The last time North Carolina was headed to a major bowl game, the world was hoping to have a vaccine available soon to help fend off a disease that had ravaged society — polio.
It was Jan. 2, 1950. For the third time in four years, the University of North Carolina played in one of the big four bowl games — Rose, Cotton, Orange, Sugar — losing to Rice in the Cotton Bowl, 27-13. The Tar Heels had also made two trips to the Sugar Bowl — losing to Georgia on New Year’s 1947 and to Oklahoma two years later.
Mack Brown hadn’t been born yet. Neither had Roy Williams. Neither had the ACC.
UNC has not returned to one of the major bowls since.
Oh, sure, the Tar Heels have been bowling, but it’s been a collection of second-tier games — seven Gators, five Peaches, four Suns and a host of games named after mechanics and auto parts stores.
Carolina has been to Honolulu, Las Vegas, Detroit and Shreveport. But for 70 years, other teams went to the Rose, Cotton, Orange and Sugar.
So many other teams. Of the 65 current members of the Power Five, 58 have been to a major bowl since UNC’s last trip. Duke has been three times. Kansas has gone twice. Non-Power Five team Cincinnati has been twice. Hawaii, Wyoming, Memphis and Rice have all gone to major bowls since the Tar Heels’ last trip.
The list of Power Five teams with droughts as long as North Carolina’s is sobering: Arizona, South Carolina, NC State, Iowa State, Rutgers and Vanderbilt.
That could all change this year. The proverbial sleeping giant received a wake-up call, loud and clear, when the Tar Heels demolished Miami last weekend, traveling to South Florida and hammering the Hurricanes, 62‑26.
It was UNC’s first win over a top-10 team in 16 years and a gigantic breakthrough after a near-miss last year against Clemson and a decisive loss to Notre Dame two weeks earlier.
“For us, as a team, this was a must-win,” quarterback Sam Howell said. “This was a game we couldn’t lose.”
It was also a game that, all too often over the last seven decades, the Tar Heels found a way to come up short.
Heading into this year, the Tar Heels were 13-13 as a ranked team since the end of Mack Brown’s first tenure as head coach. That includes a 2-6 record in their last eight. Since their trip to the 1950 Cotton Bowl, the Heels are 10-22 when both they and their opponent are ranked. This year, the Heels are 3-1 in ranked-vs.-ranked matchups. That equals the number of ranked-vs.-ranked wins Carolina had from 1997 to 2016.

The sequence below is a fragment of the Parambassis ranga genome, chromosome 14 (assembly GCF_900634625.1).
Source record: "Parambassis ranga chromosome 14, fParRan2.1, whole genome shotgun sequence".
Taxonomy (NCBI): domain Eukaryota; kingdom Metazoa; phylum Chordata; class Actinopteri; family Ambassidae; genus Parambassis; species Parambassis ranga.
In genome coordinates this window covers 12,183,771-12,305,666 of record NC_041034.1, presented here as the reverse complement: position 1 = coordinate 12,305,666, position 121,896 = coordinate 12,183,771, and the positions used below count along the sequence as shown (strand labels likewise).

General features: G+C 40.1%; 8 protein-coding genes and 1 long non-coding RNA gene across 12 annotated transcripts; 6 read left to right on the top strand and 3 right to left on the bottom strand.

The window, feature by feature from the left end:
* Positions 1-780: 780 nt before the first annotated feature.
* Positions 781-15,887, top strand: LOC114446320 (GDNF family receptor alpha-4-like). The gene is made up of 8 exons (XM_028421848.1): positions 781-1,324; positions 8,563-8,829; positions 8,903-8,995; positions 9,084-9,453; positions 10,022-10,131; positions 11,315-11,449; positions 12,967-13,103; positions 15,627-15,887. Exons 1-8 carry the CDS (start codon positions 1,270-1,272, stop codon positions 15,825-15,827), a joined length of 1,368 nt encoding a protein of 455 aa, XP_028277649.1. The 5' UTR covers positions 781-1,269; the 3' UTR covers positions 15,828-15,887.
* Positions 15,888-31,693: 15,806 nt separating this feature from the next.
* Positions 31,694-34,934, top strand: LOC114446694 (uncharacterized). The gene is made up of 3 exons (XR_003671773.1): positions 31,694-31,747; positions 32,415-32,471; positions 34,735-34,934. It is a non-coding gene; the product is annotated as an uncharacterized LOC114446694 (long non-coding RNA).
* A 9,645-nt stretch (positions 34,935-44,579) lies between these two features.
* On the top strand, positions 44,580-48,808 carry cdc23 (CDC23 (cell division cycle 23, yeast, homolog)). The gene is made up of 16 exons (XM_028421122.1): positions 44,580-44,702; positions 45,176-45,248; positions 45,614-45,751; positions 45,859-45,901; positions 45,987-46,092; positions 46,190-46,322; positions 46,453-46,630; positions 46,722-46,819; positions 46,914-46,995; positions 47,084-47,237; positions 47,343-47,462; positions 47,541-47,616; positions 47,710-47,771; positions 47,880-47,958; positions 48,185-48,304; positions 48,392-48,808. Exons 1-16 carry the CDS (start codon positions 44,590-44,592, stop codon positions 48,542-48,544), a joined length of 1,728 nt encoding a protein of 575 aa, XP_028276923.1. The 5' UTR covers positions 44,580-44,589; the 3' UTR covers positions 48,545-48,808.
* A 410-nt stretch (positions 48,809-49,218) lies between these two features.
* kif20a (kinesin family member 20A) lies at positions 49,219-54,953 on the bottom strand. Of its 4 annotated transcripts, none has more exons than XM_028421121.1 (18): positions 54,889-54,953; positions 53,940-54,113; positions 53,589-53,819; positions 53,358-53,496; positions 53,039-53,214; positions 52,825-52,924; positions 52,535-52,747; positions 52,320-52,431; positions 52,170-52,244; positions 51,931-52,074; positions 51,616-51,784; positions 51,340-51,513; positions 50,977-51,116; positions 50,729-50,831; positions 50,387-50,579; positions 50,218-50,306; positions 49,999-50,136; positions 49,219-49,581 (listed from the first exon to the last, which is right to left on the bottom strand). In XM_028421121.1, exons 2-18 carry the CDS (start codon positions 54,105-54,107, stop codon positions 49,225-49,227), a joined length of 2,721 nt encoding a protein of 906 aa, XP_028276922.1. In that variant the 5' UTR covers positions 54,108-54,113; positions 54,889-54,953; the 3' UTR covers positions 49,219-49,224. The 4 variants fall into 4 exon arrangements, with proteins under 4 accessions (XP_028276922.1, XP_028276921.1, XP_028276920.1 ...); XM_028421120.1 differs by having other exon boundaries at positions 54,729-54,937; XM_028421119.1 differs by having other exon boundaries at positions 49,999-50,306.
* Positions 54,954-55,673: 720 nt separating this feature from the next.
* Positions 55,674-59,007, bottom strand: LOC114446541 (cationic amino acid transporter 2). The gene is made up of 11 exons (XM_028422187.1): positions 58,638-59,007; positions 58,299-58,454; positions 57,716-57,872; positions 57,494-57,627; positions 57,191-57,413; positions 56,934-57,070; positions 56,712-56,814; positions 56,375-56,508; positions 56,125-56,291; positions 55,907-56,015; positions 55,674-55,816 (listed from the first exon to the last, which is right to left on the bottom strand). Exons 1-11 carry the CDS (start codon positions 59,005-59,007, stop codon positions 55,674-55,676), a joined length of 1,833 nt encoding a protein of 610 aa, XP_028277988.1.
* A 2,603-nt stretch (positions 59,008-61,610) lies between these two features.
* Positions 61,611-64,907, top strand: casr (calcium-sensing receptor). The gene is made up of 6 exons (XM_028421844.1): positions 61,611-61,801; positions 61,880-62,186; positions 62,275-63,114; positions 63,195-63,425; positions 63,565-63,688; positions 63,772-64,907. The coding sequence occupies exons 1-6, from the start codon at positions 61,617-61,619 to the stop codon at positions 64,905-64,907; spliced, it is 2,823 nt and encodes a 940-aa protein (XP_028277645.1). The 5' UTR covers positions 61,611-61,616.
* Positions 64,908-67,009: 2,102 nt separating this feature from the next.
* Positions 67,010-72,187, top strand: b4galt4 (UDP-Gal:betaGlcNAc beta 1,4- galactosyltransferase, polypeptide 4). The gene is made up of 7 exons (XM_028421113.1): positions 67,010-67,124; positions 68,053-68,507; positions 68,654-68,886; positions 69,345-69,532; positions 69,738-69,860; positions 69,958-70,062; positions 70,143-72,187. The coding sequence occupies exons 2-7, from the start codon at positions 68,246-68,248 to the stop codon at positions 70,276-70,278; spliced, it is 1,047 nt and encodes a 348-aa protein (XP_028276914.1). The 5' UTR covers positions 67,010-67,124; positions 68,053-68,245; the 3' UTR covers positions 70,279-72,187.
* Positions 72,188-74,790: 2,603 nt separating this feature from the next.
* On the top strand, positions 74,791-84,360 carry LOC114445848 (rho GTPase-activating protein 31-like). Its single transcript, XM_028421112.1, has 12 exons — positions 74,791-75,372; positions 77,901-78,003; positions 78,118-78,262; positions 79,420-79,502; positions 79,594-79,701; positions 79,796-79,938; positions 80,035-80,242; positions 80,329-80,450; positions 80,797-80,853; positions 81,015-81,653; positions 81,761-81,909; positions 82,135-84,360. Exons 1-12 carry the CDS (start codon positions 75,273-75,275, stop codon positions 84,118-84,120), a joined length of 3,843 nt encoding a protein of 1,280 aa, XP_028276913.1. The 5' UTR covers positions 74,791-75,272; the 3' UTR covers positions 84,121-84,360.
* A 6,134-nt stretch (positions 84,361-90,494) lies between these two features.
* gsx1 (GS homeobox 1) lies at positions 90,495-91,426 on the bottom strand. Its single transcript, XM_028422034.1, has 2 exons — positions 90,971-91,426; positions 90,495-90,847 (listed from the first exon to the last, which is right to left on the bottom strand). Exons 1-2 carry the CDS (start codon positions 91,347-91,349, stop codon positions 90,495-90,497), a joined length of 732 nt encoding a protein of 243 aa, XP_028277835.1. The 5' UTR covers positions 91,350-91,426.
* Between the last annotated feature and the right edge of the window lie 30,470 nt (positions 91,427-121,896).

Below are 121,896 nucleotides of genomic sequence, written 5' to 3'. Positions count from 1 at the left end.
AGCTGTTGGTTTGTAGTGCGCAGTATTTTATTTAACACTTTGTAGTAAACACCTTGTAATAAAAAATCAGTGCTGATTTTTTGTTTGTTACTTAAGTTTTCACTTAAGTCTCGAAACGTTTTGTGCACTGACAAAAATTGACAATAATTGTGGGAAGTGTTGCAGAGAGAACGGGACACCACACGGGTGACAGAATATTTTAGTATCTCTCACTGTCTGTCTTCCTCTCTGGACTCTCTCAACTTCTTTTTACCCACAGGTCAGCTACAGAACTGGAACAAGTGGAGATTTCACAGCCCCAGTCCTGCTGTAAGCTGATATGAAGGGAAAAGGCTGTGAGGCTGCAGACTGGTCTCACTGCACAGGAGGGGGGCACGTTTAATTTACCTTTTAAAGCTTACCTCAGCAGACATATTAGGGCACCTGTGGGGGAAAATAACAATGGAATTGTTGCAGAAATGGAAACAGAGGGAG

“I think it makes a statement that we’re a confident team that wasn’t scared to go on the road against a team that’s already won (eight) games with the Orange Bowl on the line,” Brown said. “And that confidence is something I didn’t think we had the second half of Notre Dame as a team. I thought we showed spurts. But as a team, we didn’t have it. We weren’t ready to step up and win that game. … This team was ready tonight to be confident enough not to be afraid on the road, not to be afraid of a really good Miami team, not to be afraid of everybody saying they weren’t good enough to win. And then playing for 60 minutes. So that’s what I’m most proud of is that the leaders on this team have taught this entire team — which is really, really young — to step up and play with confidence tonight.”
The win cleared a path for the Tar Heels to get to the Orange Bowl. Most major bowl projections have UNC headed there, although the Heels still need a little help to secure the bid.
Most importantly, the Tar Heels need Clemson to beat Notre Dame in the ACC Championship Game on Saturday. That would leave the Tigers and Irish 1-1 against each other this year and, according to most major projections, earn both teams a spot in the College Football Playoff.
The Orange Bowl berth goes to the highest-rated ACC team not chosen for the Playoff, which would be Carolina.
Even if Clemson loses, the Tigers could get chosen for the Playoff if the other conference championship games break right — an Ohio State loss in the Big Ten title game is a must.
Of course, if the Irish beat the Tigers for a second time and the Tar Heels’ luck doesn’t hold up in the other games, then Clemson will drop to the Orange Bowl and leave the Heels ready to add to their list of Close but No Cigar Bowls — perhaps the Cheez-It Bowl or an eighth trip to the Gator.
“I might watch a little bit of the game,” Tar Heel linebacker Chazz Surratt said of Clemson-Notre Dame. “We are definitely pulling for Clemson to win it. We’ll see.”